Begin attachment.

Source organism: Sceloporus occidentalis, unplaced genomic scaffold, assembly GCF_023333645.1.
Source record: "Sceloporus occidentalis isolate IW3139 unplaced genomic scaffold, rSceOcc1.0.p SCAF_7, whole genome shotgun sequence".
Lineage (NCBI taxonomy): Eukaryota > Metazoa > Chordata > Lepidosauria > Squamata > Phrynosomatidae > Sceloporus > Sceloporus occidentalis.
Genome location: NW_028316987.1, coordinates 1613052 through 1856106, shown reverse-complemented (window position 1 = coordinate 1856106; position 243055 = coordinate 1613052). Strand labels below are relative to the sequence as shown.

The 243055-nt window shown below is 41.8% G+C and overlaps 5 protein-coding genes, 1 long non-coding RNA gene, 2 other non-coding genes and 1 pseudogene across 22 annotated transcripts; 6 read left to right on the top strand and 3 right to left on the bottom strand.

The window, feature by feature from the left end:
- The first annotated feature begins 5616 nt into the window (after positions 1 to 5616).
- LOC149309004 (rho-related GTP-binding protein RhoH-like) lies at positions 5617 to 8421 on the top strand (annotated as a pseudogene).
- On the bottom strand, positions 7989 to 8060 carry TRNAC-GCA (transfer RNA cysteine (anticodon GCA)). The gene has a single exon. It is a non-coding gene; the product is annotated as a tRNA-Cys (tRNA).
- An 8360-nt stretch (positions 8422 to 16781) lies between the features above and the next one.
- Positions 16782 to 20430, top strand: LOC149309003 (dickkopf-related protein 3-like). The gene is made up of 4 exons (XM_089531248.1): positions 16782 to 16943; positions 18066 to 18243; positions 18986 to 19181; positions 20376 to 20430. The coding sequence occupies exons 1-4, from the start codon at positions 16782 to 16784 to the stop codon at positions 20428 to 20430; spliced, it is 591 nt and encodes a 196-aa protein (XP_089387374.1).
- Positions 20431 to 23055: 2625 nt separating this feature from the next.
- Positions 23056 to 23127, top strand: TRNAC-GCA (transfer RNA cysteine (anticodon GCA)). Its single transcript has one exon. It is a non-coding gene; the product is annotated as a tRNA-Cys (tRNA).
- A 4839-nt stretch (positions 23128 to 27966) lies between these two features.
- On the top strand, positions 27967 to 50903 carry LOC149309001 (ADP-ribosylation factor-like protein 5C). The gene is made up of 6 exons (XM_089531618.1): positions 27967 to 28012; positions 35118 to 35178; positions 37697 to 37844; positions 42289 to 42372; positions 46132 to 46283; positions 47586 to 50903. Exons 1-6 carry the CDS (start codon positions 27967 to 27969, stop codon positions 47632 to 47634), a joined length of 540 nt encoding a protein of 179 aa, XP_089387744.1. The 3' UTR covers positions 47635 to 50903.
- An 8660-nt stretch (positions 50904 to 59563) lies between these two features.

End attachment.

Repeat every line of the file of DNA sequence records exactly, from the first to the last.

Source organism: Sceloporus occidentalis, unplaced genomic scaffold, assembly GCF_023333645.1.
Source record: "Sceloporus occidentalis isolate IW3139 unplaced genomic scaffold, rSceOcc1.0.p SCAF_7, whole genome shotgun sequence".
Lineage (NCBI taxonomy): Eukaryota > Metazoa > Chordata > Lepidosauria > Squamata > Phrynosomatidae > Sceloporus > Sceloporus occidentalis.
Genome location: NW_028316987.1, coordinates 1613052 through 1856106, shown reverse-complemented (window position 1 = coordinate 1856106; position 243055 = coordinate 1613052). Strand labels below are relative to the sequence as shown.

The 243055-nt window shown below is 41.8% G+C and overlaps 5 protein-coding genes, 1 long non-coding RNA gene, 2 other non-coding genes and 1 pseudogene across 22 annotated transcripts; 6 read left to right on the top strand and 3 right to left on the bottom strand.

The window, feature by feature from the left end:
- The first annotated feature begins 5616 nt into the window (after positions 1 to 5616).
- LOC149309004 (rho-related GTP-binding protein RhoH-like) lies at positions 5617 to 8421 on the top strand (annotated as a pseudogene).
- On the bottom strand, positions 7989 to 8060 carry TRNAC-GCA (transfer RNA cysteine (anticodon GCA)). The gene has a single exon. It is a non-coding gene; the product is annotated as a tRNA-Cys (tRNA).
- An 8360-nt stretch (positions 8422 to 16781) lies between the features above and the next one.
- Positions 16782 to 20430, top strand: LOC149309003 (dickkopf-related protein 3-like). The gene is made up of 4 exons (XM_089531248.1): positions 16782 to 16943; positions 18066 to 18243; positions 18986 to 19181; positions 20376 to 20430. The coding sequence occupies exons 1-4, from the start codon at positions 16782 to 16784 to the stop codon at positions 20428 to 20430; spliced, it is 591 nt and encodes a 196-aa protein (XP_089387374.1).
- Positions 20431 to 23055: 2625 nt separating this feature from the next.
- Positions 23056 to 23127, top strand: TRNAC-GCA (transfer RNA cysteine (anticodon GCA)). Its single transcript has one exon. It is a non-coding gene; the product is annotated as a tRNA-Cys (tRNA).
- A 4839-nt stretch (positions 23128 to 27966) lies between these two features.
- On the top strand, positions 27967 to 50903 carry LOC149309001 (ADP-ribosylation factor-like protein 5C). The gene is made up of 6 exons (XM_089531618.1): positions 27967 to 28012; positions 35118 to 35178; positions 37697 to 37844; positions 42289 to 42372; positions 46132 to 46283; positions 47586 to 50903. Exons 1-6 carry the CDS (start codon positions 27967 to 27969, stop codon positions 47632 to 47634), a joined length of 540 nt encoding a protein of 179 aa, XP_089387744.1. The 3' UTR covers positions 47635 to 50903.
- An 8660-nt stretch (positions 50904 to 59563) lies between these two features.